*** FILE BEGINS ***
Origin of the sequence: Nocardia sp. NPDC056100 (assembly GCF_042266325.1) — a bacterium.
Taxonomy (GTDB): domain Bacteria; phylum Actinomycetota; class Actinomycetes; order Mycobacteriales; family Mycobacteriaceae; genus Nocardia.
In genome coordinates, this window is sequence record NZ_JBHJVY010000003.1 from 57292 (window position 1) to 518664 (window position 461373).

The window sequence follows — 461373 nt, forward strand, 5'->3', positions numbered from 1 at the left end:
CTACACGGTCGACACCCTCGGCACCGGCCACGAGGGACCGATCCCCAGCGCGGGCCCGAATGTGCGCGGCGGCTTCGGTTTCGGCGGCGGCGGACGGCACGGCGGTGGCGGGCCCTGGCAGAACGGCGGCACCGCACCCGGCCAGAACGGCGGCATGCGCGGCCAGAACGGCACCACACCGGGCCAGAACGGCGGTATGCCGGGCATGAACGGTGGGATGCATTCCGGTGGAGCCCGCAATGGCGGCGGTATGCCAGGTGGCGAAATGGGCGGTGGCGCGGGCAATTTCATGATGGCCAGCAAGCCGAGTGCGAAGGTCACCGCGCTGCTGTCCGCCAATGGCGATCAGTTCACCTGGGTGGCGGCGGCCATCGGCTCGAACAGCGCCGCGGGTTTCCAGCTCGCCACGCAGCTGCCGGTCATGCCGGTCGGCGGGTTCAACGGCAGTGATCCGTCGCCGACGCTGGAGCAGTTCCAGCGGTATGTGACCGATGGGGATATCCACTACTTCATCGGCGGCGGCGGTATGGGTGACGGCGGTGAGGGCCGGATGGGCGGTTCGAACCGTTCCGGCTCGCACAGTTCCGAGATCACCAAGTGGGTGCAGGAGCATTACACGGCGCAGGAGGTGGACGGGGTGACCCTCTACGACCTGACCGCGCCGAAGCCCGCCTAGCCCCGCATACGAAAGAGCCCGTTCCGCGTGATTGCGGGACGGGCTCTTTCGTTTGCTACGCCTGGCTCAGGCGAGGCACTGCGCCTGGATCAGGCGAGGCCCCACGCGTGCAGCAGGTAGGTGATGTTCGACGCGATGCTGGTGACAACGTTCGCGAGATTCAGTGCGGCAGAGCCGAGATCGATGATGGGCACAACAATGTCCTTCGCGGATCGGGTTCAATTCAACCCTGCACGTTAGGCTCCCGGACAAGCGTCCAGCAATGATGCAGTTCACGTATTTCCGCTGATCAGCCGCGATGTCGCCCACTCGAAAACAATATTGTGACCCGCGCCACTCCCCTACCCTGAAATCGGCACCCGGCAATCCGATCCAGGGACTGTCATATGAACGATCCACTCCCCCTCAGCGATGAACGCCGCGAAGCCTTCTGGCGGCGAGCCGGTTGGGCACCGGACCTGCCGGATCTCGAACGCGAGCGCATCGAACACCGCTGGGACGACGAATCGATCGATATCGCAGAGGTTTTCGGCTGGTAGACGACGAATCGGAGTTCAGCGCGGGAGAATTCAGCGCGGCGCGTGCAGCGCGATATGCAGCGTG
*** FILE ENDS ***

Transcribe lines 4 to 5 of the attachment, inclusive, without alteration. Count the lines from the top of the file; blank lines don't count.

The window sequence follows — 461373 nt, forward strand, 5'->3', positions numbered from 1 at the left end:
CTACACGGTCGACACCCTCGGCACCGGCCACGAGGGACCGATCCCCAGCGCGGGCCCGAATGTGCGCGGCGGCTTCGGTTTCGGCGGCGGCGGACGGCACGGCGGTGGCGGGCCCTGGCAGAACGGCGGCACCGCACCCGGCCAGAACGGCGGCATGCGCGGCCAGAACGGCACCACACCGGGCCAGAACGGCGGTATGCCGGGCATGAACGGTGGGATGCATTCCGGTGGAGCCCGCAATGGCGGCGGTATGCCAGGTGGCGAAATGGGCGGTGGCGCGGGCAATTTCATGATGGCCAGCAAGCCGAGTGCGAAGGTCACCGCGCTGCTGTCCGCCAATGGCGATCAGTTCACCTGGGTGGCGGCGGCCATCGGCTCGAACAGCGCCGCGGGTTTCCAGCTCGCCACGCAGCTGCCGGTCATGCCGGTCGGCGGGTTCAACGGCAGTGATCCGTCGCCGACGCTGGAGCAGTTCCAGCGGTATGTGACCGATGGGGATATCCACTACTTCATCGGCGGCGGCGGTATGGGTGACGGCGGTGAGGGCCGGATGGGCGGTTCGAACCGTTCCGGCTCGCACAGTTCCGAGATCACCAAGTGGGTGCAGGAGCATTACACGGCGCAGGAGGTGGACGGGGTGACCCTCTACGACCTGACCGCGCCGAAGCCCGCCTAGCCCCGCATACGAAAGAGCCCGTTCCGCGTGATTGCGGGACGGGCTCTTTCGTTTGCTACGCCTGGCTCAGGCGAGGCACTGCGCCTGGATCAGGCGAGGCCCCACGCGTGCAGCAGGTAGGTGATGTTCGACGCGATGCTGGTGACAACGTTCGCGAGATTCAGTGCGGCAGAGCCGAGATCGATGATGGGCACAACAATGTCCTTCGCGGATCGGGTTCAATTCAACCCTGCACGTTAGGCTCCCGGACAAGCGTCCAGCAATGATGCAGTTCACGTATTTCCGCTGATCAGCCGCGATGTCGCCCACTCGAAAACAATATTGTGACCCGCGCCACTCCCCTACCCTGAAATCGGCACCCGGCAATCCGATCCAGGGACTGTCATATGAACGATCCACTCCCCCTCAGCGATGAACGCCGCGAAGCCTTCTGGCGGCGAGCCGGTTGGGCACCGGACCTGCCGGATCTCGAACGCGAGCGCATCGAACACCGCTGGGACGACGAATCGATCGATATCGCAGAGGTTTTCGGCTGGTAGACGACGAATCGGAGTTCAGCGCGGGAGAATTCAGCGCGGCGCGTGCAGCGCGATATGCAGCGTG